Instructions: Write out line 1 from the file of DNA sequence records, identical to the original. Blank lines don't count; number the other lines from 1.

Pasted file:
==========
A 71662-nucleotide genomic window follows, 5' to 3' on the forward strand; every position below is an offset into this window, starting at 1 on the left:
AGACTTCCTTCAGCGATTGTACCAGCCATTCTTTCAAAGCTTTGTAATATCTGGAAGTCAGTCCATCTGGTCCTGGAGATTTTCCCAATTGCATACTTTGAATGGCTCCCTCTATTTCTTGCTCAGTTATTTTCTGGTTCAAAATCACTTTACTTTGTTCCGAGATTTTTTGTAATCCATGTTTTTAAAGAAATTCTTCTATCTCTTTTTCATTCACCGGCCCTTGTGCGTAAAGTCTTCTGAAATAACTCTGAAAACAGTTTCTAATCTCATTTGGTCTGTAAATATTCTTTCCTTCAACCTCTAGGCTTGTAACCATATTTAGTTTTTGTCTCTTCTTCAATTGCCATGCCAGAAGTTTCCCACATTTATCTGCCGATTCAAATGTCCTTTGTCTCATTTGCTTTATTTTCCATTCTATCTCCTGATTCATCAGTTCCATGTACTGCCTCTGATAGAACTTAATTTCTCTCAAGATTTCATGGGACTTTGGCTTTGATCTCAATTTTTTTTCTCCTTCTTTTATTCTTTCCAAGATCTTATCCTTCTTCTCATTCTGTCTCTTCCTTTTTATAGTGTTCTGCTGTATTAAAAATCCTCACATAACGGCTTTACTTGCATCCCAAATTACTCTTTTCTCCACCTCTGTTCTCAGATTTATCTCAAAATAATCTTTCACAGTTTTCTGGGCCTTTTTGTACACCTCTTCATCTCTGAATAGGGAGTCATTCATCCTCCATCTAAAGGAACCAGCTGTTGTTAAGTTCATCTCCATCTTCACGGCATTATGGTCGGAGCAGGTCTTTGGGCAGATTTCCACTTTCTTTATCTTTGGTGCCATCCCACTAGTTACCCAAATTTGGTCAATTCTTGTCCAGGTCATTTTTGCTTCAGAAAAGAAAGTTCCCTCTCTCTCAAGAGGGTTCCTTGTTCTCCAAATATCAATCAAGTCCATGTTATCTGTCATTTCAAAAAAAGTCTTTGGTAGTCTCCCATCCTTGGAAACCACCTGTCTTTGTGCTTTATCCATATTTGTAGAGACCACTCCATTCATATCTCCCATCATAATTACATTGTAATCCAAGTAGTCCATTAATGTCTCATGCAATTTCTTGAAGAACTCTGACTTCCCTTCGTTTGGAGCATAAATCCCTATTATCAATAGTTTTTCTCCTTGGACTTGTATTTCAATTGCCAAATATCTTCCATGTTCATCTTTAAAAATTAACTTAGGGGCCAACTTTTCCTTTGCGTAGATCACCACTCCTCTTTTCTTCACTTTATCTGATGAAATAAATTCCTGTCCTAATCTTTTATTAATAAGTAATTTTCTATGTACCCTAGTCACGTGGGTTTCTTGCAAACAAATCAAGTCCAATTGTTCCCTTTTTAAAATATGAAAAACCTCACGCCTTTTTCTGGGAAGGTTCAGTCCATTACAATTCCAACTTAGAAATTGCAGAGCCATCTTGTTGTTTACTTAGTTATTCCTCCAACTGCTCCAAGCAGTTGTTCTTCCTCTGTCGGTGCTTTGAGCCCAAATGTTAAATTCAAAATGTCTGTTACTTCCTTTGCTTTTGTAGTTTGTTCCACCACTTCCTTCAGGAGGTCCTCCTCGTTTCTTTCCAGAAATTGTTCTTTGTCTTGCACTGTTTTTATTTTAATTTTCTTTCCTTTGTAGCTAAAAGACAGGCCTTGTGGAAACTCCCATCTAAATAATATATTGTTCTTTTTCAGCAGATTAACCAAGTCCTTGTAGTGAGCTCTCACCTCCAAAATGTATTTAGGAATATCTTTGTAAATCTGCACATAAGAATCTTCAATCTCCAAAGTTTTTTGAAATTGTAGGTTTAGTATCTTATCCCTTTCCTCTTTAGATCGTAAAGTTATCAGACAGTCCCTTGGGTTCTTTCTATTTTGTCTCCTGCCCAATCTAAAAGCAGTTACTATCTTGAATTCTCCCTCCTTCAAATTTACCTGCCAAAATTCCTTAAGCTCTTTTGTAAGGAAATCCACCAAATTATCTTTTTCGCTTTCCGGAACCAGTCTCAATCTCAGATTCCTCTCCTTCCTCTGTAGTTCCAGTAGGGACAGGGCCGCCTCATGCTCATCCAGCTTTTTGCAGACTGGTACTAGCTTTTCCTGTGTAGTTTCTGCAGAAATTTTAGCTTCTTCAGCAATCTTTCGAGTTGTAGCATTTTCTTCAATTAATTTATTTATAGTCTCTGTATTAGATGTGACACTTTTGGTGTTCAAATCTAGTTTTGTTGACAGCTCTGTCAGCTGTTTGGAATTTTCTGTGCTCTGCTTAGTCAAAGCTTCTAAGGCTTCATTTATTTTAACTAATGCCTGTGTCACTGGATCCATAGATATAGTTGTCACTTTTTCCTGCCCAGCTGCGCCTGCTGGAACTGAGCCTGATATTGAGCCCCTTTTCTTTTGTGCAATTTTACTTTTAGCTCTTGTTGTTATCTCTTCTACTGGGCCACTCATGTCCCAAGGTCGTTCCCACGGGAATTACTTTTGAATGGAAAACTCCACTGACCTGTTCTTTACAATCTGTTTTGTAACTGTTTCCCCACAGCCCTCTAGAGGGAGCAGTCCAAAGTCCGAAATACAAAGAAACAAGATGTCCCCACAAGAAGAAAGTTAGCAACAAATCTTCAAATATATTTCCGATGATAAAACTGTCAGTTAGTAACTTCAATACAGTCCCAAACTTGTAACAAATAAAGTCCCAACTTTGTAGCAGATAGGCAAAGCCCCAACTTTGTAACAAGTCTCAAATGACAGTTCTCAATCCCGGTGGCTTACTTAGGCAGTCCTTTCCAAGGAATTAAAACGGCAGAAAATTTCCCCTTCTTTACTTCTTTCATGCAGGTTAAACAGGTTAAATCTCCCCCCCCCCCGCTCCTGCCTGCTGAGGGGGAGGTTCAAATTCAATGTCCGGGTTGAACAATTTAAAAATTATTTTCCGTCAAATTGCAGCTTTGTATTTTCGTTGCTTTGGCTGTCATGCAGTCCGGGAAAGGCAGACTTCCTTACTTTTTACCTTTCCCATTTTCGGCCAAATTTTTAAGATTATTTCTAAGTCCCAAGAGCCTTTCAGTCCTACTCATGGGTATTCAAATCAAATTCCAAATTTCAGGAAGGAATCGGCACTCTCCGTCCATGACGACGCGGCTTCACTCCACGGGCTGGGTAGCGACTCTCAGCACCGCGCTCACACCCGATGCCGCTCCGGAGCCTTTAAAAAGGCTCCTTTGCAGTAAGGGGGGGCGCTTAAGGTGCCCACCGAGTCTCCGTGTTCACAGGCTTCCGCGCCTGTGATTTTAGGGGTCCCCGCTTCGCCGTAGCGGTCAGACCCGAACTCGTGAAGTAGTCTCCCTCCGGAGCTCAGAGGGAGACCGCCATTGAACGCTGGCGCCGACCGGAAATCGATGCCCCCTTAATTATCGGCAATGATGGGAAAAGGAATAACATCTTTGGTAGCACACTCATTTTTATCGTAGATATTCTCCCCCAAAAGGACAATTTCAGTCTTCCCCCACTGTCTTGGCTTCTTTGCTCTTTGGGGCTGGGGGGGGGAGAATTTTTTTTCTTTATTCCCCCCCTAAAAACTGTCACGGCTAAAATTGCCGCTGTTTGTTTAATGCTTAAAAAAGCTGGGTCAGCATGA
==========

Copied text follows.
A 71662-nucleotide genomic window follows, 5' to 3' on the forward strand; every position below is an offset into this window, starting at 1 on the left: